South Australian Election – Results Analysis

This post will be updated over the next few days with an analysis of the lower house election result.
For the moment I’ll just publish the final two-party preferred result and a new electoral pendulum.

First Preference Result

The summary first preference vote shares and change in vote since 2018 were –

  • Labor, 40.0%, +7.2
  • Liberal, 35.7%, -2.3
  • Greens, 9.1%, +2.4
  • Family First, 3.7%, +0.7
  • Pauline Hanson’s One Nation, 2.6%, +2.6
  • SA Best, 0.2%, -13.9
  • Others, 8.7%, +3.3

The most noticeable feature of the result is the gain in support by Labor and the Greens with the disappearance of Nick Xenophon’s SA-Best. In 2018 SA Best preferences split relatively evenly between Labor and Liberal. The story in 2022 is not as simple as SA Best voters voting Labor or Green. Many may have gone back to the Liberal Party with a loss of other Liberal voters to Labor creating the strange shifts in first preference vote share.

Family First’s vote in the above table is compared to the Australian Conservatives in 2018. Family First polled 5.2% in the 34 seats it contested at the 2022 election, while One Nation polled 6.2% in the 19 seats it contested.

Labor won 27 seats, up eight on seats won at the 2019 election. The seats gained by Labor were –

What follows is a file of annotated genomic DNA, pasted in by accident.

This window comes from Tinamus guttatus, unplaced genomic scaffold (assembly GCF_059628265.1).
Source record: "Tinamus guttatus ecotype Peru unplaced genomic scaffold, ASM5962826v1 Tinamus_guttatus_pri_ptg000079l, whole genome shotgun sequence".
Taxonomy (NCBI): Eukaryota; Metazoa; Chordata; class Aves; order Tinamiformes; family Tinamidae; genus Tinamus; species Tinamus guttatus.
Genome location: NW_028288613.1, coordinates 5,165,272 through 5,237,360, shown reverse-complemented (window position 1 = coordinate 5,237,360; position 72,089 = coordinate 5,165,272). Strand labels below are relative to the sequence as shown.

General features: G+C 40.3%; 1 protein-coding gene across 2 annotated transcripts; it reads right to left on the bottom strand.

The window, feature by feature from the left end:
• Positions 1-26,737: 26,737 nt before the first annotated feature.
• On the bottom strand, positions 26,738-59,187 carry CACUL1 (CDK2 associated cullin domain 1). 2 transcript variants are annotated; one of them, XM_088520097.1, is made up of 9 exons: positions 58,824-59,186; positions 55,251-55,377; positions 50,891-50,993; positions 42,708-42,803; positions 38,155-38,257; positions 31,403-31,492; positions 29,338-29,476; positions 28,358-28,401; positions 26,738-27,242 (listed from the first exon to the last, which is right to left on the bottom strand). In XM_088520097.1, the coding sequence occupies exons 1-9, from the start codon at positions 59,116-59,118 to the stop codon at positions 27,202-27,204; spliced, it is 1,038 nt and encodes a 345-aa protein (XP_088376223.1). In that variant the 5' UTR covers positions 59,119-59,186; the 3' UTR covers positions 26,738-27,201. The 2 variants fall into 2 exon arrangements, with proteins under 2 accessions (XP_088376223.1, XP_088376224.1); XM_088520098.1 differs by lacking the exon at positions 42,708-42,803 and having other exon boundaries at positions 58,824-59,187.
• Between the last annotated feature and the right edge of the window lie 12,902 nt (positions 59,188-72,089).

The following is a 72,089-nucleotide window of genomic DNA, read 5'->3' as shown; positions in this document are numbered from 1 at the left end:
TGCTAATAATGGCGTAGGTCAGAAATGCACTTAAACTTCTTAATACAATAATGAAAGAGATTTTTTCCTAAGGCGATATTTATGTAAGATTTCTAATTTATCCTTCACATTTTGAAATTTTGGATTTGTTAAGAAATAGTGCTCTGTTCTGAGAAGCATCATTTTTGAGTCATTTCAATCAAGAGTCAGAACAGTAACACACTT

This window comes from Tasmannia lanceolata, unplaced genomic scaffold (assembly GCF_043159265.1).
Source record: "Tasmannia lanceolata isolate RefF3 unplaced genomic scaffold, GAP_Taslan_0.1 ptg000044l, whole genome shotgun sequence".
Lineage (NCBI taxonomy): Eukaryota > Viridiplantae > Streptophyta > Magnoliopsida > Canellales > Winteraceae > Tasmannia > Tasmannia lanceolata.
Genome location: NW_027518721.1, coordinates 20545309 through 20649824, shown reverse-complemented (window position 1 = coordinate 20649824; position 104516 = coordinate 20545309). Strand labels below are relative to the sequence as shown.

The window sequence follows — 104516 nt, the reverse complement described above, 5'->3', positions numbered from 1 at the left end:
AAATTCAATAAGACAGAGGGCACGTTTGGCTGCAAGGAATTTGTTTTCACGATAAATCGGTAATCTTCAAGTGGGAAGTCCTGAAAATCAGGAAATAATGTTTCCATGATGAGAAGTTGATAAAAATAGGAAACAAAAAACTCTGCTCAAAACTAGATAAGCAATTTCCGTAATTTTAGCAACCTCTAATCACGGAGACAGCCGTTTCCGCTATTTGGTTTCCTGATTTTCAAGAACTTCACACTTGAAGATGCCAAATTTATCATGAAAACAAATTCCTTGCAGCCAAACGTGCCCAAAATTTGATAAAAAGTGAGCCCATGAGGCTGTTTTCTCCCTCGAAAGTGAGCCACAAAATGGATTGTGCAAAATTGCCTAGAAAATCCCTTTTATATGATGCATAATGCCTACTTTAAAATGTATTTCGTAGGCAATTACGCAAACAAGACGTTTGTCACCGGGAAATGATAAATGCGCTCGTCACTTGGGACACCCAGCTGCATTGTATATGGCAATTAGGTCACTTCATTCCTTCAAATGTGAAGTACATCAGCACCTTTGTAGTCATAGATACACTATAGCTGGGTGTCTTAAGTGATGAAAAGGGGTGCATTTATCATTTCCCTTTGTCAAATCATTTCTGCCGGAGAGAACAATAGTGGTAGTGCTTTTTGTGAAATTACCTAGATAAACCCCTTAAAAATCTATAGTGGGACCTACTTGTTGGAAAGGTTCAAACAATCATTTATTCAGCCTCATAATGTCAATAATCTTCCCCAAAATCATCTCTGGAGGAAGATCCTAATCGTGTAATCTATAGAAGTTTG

• Florey after Independent Frances Bedford moved to contest Newland.
  • Newland, Liberal margin 0.1%, swing to Labor 5.4
  • King, Liberal margin 0.6%, swing to Labor 3.5
  • Adelaide, Liberal margin 1.0%, swing to Labor 7.1
  • Elder, Liberal margin 2.0%, swing to Labor 7.5
  • Waite, Liberal margin 7.4%, swing to Labor 11.4. Liberal turned Independent MP Sam Duluk was defeated
  • Davenport, Liberal margin 8.1%, swing to Labor 11.6
  • Gibson, Liberal margin 10.0%, swing to Labor 12.5

The Liberal Party also lost Stuart to Independent Geoff Brock, Narungga to Liberal turned Independent Fraser Ellis, and Kavel to Liberal turned Independent Dan Cregan. The Liberal Party gained Frome after Independent Geoff Brock moved to contest Stuart.

The Liberal seats the Labor swing skipped over on the old electoral pendulum were Colton (6.1%), Hartley (6.7%), Dunstan (7.4%), Heysen (7.6%), Morialta (9.3%) and Black (9.4%).

Two-Party Preferred Result

The final two-party preferred results were

  • Labor 595,663 votes, 54.6%
  • Liberal 495,510, 45.4%
  • the overall two-party swing to Labor was 6.5%
  • 28 of the 47 seats recorded Labor two-party majorities, the 27 seats won by Labor plus Stuart won by Independent (and now cabinet minister) Geoff Brock.

Overall preferences flowed 60.0% to Labor and 40.0% to the Liberal Party. This compares to a 52.2% flow to Labor in 2018 when the large vote for Nick Xenophon’s SA Best split relatively evenly as preferences between the two major parties.

New Electoral Pendulum